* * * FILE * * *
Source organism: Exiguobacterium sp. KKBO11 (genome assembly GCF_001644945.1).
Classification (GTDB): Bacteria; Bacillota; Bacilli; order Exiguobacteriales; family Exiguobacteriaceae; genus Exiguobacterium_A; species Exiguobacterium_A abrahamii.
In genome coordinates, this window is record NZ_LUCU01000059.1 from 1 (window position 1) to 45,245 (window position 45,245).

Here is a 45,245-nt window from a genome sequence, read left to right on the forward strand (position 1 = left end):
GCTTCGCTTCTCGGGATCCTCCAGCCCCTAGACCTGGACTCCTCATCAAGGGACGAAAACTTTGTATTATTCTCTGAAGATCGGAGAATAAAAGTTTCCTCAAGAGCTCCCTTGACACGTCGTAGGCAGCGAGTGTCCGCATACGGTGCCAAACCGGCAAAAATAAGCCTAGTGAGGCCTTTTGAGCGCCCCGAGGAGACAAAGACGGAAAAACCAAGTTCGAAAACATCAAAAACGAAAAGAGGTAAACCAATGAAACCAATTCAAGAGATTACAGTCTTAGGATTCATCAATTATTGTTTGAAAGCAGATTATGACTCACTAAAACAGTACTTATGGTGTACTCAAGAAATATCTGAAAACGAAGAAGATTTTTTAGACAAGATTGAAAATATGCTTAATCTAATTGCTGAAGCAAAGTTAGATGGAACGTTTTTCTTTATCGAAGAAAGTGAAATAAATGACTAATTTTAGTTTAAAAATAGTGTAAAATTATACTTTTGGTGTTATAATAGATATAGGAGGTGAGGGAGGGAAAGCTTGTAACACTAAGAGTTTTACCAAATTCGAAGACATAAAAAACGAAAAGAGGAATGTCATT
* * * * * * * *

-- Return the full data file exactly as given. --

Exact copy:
Source organism: Exiguobacterium sp. KKBO11 (genome assembly GCF_001644945.1).
Classification (GTDB): Bacteria; Bacillota; Bacilli; order Exiguobacteriales; family Exiguobacteriaceae; genus Exiguobacterium_A; species Exiguobacterium_A abrahamii.
In genome coordinates, this window is record NZ_LUCU01000059.1 from 1 (window position 1) to 45,245 (window position 45,245).

Here is a 45,245-nt window from a genome sequence, read left to right on the forward strand (position 1 = left end):
GCTTCGCTTCTCGGGATCCTCCAGCCCCTAGACCTGGACTCCTCATCAAGGGACGAAAACTTTGTATTATTCTCTGAAGATCGGAGAATAAAAGTTTCCTCAAGAGCTCCCTTGACACGTCGTAGGCAGCGAGTGTCCGCATACGGTGCCAAACCGGCAAAAATAAGCCTAGTGAGGCCTTTTGAGCGCCCCGAGGAGACAAAGACGGAAAAACCAAGTTCGAAAACATCAAAAACGAAAAGAGGTAAACCAATGAAACCAATTCAAGAGATTACAGTCTTAGGATTCATCAATTATTGTTTGAAAGCAGATTATGACTCACTAAAACAGTACTTATGGTGTACTCAAGAAATATCTGAAAACGAAGAAGATTTTTTAGACAAGATTGAAAATATGCTTAATCTAATTGCTGAAGCAAAGTTAGATGGAACGTTTTTCTTTATCGAAGAAAGTGAAATAAATGACTAATTTTAGTTTAAAAATAGTGTAAAATTATACTTTTGGTGTTATAATAGATATAGGAGGTGAGGGAGGGAAAGCTTGTAACACTAAGAGTTTTACCAAATTCGAAGACATAAAAAACGAAAAGAGGAATGTCATT